Southampton coroner Keith Wiseman wrote to communities secretary Eric Pickles and housing minister Mark Prisk in February with a series of recommendations following the deaths of firefighters Alan Bannon and James Shears in the city’s Shirley Towers block in April 2010.
Mr Wiseman said building regulations should be changed to ensure brackets and clasps holding cables in place – such as those supplying power to smoke alarms or internet access – are fire-resistant. In the Shirley Towers incident, clasps holding domestic wiring in place in ceiling voids melted and the wires fell inside the flat, making escape difficult.
Mr Wiseman added that landlords should have to provide signs to indicate flat numbers and emergency exits in high-rise buildings at low-levels in corridors to increase visibility in smoky conditions. This could be done by changing part of the Regulatory Reform Fire Safety Order (2005), his letter stated.
But a response from Peter Holland, chief fire and rescue advisor to the Communities and Local Government department, said there were ‘no plans to make the use of heat-resistant cable clips in electrical installations a requirement of building regulations’.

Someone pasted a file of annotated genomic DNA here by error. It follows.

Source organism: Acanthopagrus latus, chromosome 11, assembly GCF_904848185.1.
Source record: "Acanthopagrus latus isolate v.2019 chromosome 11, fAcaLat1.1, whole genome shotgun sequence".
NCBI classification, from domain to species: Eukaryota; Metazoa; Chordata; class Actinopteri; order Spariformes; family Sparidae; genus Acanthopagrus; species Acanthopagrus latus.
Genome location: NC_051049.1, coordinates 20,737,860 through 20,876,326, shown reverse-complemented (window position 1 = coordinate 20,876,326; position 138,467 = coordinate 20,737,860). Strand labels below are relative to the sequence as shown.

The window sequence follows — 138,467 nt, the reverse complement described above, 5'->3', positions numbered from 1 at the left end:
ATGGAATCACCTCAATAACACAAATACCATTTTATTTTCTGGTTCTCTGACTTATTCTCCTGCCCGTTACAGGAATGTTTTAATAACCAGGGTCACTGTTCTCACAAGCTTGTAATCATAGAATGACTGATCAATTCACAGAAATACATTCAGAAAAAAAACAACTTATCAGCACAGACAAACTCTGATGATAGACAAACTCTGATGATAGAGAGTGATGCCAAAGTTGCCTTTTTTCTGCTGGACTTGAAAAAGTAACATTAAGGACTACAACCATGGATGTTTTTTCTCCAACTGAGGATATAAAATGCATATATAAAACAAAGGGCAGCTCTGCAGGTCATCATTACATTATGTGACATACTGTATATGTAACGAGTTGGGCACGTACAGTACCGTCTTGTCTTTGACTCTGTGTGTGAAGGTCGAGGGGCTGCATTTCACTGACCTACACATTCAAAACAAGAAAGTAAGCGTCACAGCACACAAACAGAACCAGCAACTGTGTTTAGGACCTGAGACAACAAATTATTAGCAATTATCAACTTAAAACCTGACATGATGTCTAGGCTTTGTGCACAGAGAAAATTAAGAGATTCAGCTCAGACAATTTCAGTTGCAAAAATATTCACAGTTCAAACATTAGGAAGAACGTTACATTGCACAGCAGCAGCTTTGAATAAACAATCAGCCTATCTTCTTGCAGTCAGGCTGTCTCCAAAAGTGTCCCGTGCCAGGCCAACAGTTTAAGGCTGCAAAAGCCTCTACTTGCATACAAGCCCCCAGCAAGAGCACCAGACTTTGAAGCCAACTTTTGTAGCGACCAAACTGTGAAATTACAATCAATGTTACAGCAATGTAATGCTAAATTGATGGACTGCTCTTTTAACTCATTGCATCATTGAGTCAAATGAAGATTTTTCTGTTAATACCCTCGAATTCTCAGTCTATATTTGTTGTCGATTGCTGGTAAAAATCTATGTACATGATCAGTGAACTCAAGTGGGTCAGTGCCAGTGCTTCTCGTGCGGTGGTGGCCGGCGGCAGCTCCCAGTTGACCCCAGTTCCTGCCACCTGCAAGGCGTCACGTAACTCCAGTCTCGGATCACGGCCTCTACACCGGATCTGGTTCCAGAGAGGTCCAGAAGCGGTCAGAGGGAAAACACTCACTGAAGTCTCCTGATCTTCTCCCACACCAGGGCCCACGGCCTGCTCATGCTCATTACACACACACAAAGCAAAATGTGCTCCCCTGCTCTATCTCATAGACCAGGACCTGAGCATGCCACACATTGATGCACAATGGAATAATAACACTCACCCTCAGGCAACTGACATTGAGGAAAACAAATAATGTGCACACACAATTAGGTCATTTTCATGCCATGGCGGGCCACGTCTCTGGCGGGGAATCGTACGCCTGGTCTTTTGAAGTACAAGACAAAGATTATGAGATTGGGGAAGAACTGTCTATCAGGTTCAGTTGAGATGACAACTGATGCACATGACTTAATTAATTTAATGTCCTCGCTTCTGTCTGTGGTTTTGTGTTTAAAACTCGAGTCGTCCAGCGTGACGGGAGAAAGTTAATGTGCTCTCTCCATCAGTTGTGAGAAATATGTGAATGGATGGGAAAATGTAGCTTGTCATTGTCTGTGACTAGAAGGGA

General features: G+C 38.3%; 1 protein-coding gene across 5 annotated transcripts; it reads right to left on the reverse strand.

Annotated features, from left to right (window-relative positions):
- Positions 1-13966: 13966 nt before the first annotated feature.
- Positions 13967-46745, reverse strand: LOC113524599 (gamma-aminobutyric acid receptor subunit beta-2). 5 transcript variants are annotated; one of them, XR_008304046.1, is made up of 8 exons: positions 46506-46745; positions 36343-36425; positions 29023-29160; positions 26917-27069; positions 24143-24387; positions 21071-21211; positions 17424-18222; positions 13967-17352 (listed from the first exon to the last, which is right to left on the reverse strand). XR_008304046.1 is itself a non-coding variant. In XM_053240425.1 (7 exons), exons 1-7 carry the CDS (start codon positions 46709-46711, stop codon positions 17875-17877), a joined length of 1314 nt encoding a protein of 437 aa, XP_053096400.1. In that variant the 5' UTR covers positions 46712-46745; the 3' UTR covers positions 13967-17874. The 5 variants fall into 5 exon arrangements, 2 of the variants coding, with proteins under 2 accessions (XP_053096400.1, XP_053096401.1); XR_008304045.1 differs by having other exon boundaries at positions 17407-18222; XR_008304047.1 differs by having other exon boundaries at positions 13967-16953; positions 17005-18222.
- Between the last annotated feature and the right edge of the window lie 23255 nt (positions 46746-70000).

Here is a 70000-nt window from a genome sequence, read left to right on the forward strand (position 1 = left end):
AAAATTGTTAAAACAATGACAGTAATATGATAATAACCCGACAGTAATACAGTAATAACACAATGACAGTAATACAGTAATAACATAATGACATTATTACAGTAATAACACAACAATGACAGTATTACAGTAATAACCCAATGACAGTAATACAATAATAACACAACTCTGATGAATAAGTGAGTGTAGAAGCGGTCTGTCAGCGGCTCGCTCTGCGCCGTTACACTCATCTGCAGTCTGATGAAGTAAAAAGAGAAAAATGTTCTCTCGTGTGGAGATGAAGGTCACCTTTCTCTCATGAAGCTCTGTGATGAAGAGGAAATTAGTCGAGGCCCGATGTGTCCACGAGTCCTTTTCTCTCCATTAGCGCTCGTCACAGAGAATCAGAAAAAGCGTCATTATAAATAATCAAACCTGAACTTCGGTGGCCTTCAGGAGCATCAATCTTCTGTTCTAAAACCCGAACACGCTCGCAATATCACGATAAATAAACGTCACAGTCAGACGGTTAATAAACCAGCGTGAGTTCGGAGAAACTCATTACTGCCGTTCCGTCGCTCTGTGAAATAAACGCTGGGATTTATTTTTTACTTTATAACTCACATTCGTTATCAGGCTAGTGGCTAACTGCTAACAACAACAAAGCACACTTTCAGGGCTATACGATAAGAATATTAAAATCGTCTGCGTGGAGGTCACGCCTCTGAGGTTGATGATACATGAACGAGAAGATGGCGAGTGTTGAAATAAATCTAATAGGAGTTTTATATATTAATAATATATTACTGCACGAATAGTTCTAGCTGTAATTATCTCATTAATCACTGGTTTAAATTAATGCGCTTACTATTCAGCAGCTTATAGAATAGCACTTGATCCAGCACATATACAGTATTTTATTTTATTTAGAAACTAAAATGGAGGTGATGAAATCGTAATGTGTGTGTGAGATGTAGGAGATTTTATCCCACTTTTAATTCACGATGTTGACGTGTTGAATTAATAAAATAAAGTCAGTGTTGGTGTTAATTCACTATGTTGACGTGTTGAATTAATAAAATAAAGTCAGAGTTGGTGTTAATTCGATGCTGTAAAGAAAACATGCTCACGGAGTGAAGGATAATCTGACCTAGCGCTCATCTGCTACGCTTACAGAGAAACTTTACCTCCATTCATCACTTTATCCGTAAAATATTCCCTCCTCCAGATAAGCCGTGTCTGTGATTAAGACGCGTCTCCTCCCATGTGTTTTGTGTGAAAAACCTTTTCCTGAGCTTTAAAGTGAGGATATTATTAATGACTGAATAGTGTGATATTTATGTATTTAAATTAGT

Officials have, however, raised the matter with the Institute of Engineering and Technology and British Standards Institute, which are responsible for a specific British standard for electrical installations, which building regulations say all electrical work must meet. An IET and BSI committee is now ‘considering the issue’, his letter stated.
He also said there will be no requirements for specific signage to be placed in tower blocks. The government believes current regulations place ‘responsibility for compliance where it belongs – with employers and building owners’, he added.